Life is a day at the beach for George Shermer
By DAVID WINER
George Shermer didn’t coin the phrase, “Life’s a Beach,” but he’s certainly living out his dream.
A self-confessed Beach Bum — perhaps not as eccentric and minimalistic as the Dude in The Big Lebowski — the Torontonian chucked in a good job and checked out from life in lieu of a one-way ticket to California to work, eat and play volleyball in his mid-20s.
Six months later Shermer returned home, not disillusioned, but rather focused on a vision, so vivid, he knew it couldn’t fail.
All he needed, was to sell his grandiose scheme of an indoor beach volleyball facility on financial backers to make it a reality.
Unfortunately for Shermer, a dream that only required six months to form, required two decades to materialize, as Canadians had to warm up to the concept beach volleyball could be a mainstream sport in the land of ice hockey, skating and skiing.
Unlike Canadians, Shermer grew up in Europe. He and his family fled Bratislava, Czechoslovakia (now the capital of Slovakia) in 1968 when Soviet tanks rolled in during the Warsaw Pact Invasion.
Not only did the upheaval rip the then 19-year-old from his roots, it also separated him from the sport his countrymen held so dear — volleyball.
“Junior volleyball didn’t exist then (in Canada) and I was a greenie, yet I was among the best in Canada among those who were five years older,” recalled Shermer.
“Instead of being one of the top 1,000 (Junior players in Czechoslovakia) I was top 100 in Canada (overall),” added Shermer, who regained his footing upon arriving by enrolling at the Balmy Beach volleyball club a year later. “It taught me volumes, including how great life can be playing sports.”
And from those early days, volleyball remained near and dear to Shermer as he continued to play, coach and referee while waiting for his dream to come to life.
But it wasn’t until after Canada’s strong showing at the 1984 Summer Olympics in Los Angeles, when the men’s indoor team placed fourth, that this country’s youth took notice and started gravitating to volleyball. That’s when Shermer’s ambitious project of an indoor facility began to seem feasible. Canada’s bronze medal at the 1996 Atlanta Games by Toronto’s John Child and Mark Heese provided further impetus.
With the interest meter pointing straight up and more and more Canadians taking to the beaches and indoor courts to play, Shermer found three partners to help create Beach Blast in 1997.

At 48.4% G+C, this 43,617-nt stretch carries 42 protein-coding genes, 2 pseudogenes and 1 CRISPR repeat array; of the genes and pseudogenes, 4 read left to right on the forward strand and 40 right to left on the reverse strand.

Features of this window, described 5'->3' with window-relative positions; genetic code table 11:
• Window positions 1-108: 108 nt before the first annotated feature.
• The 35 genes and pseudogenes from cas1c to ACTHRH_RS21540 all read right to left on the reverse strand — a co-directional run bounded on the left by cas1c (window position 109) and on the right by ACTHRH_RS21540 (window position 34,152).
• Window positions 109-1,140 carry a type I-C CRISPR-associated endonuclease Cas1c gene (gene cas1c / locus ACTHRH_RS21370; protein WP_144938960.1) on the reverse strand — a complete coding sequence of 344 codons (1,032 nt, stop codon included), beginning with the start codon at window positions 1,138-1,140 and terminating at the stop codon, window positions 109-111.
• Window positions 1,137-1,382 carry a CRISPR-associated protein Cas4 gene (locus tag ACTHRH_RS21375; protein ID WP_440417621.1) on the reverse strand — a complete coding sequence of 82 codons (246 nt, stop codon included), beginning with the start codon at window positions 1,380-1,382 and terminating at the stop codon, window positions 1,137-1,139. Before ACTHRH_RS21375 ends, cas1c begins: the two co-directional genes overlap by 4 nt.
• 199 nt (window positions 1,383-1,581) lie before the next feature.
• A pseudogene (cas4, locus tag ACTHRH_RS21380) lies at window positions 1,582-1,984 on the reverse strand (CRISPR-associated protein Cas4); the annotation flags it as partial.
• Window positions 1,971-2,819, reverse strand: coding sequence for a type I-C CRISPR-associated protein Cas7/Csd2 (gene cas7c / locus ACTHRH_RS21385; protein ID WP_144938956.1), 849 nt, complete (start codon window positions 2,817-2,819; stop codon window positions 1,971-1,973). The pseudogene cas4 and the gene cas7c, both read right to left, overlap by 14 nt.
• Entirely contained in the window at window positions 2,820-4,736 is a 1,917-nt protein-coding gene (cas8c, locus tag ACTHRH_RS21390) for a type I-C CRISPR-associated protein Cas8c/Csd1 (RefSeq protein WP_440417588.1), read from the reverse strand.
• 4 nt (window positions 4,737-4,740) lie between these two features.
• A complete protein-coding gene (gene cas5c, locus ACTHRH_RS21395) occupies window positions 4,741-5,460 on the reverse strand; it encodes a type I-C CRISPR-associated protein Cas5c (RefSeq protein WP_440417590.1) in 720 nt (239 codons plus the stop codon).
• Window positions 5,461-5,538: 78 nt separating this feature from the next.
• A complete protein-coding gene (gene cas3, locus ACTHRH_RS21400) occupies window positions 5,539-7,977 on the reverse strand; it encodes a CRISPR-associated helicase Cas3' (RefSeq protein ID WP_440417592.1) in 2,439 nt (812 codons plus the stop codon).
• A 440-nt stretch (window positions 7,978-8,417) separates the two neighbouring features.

Twenty years later, the North York-based 50,000 sq.-ft. indoor/outdoor creation near the Yorkdale Shopping Centre, is a striving business sporting seven indoor and eight outdoor sand courts that serve as an oasis for Ontarians during the chilly days of winter and the occasional inclement wet, dreary and windy days of spring, fall and summer.
The facility attracts a gamut of clientele from Olympians looking to further Canada’s reputation internationally; to school children taking up the sport for the first time; to corporate types looking to bond on the beach court; to groups wanting to host a party.
“Yes, I have many recollections with Beach Blast,” says Canadian Beach Volleyball coach Hernan Humana. “The most important is the preparations for the 2000 Olympics with Mark Heese and John Child (where they earned their first of back-to-back fifth-placing finishes). We trained there every single day during the winter for the whole Olympic cycle leading to Sydney.”
“Before that, I ran a Sunday group with very young kids for many years,” continued Humana, who also coaches at the Mississauga Pakmen Volleyball Club. “I also started the first beach volleyball club in the country at Beach Blast; the Elite Beach Volleyball Club. Many of the current top players in Canada started in our club.
“Needless to say George Shermer is not only a great guy and business person, but also my brother.”
High praise for Beach Blast, but hardly the lone voice.
Former national beach team player Victoria Altomare, who placed second at the World Championships, won four Provincial titles, two National championships and was a member of Canada’s national team for seven years, was also a member of Humana’s Elite Beach Volleyball Club.
“Being a part of this beach club at the facility, I really learned what it meant to practice with purpose and to train in preparation for tournaments,” said Altomare, who like Humana coaches at Pakmen. “Beach Blast also offered me a place to practice in the winter when I wanted to prepare for the outdoor season a little earlier than the others. In all honesty, this place made me fall in love with the game and the culture that surrounded it.”
Fellow national player and Pakmen coach and alumni Daniel Dearing echoes Altomare’s gratitude for the indoor beach mecca.
“Beach Blast is an incredible facility,” said Dearing of the one-time Canadian National Team Training Centre. The seven indoor beach courts they have (make playing) available all year round.
“The owners, George Shermer and Josh Gluskin, love the sport of volleyball and opened this facility because of their passion. George and Josh were extremely supportive and lenient whenever it came to Volleyball Canada’s scheduling.”
On a more personal note, Dearing confides having Beach Blast to count on in the winter, gave him an advantage over many of his opponents.
“Having Beach Blast as a training centre gave me the upper edge to train all year round,” he said. “During my 18U club year with Pakmen, I trained three days a week in the sand, along with three days with Pakmen indoor. With the accessibility to extra training, it gave me the upper edge to be in the best shape of my life and focus on all skills in the sport.”
Dearing recalled making the trek to Beach Blast every Monday, Wednesday and Sunday for two hours of training.
“My partner and I won a bronze medal at the Beach National Championship that summer in 2008 because of our early preparation. And at the end of ’08 and beginning of ’09, I took my skills to the next level that summer, trying out and making the Men’s National Beach Team at the age of 17.”
While there are two other indoor beach facilities in the GTA, Beach Blast thrives above the others for a number of reasons.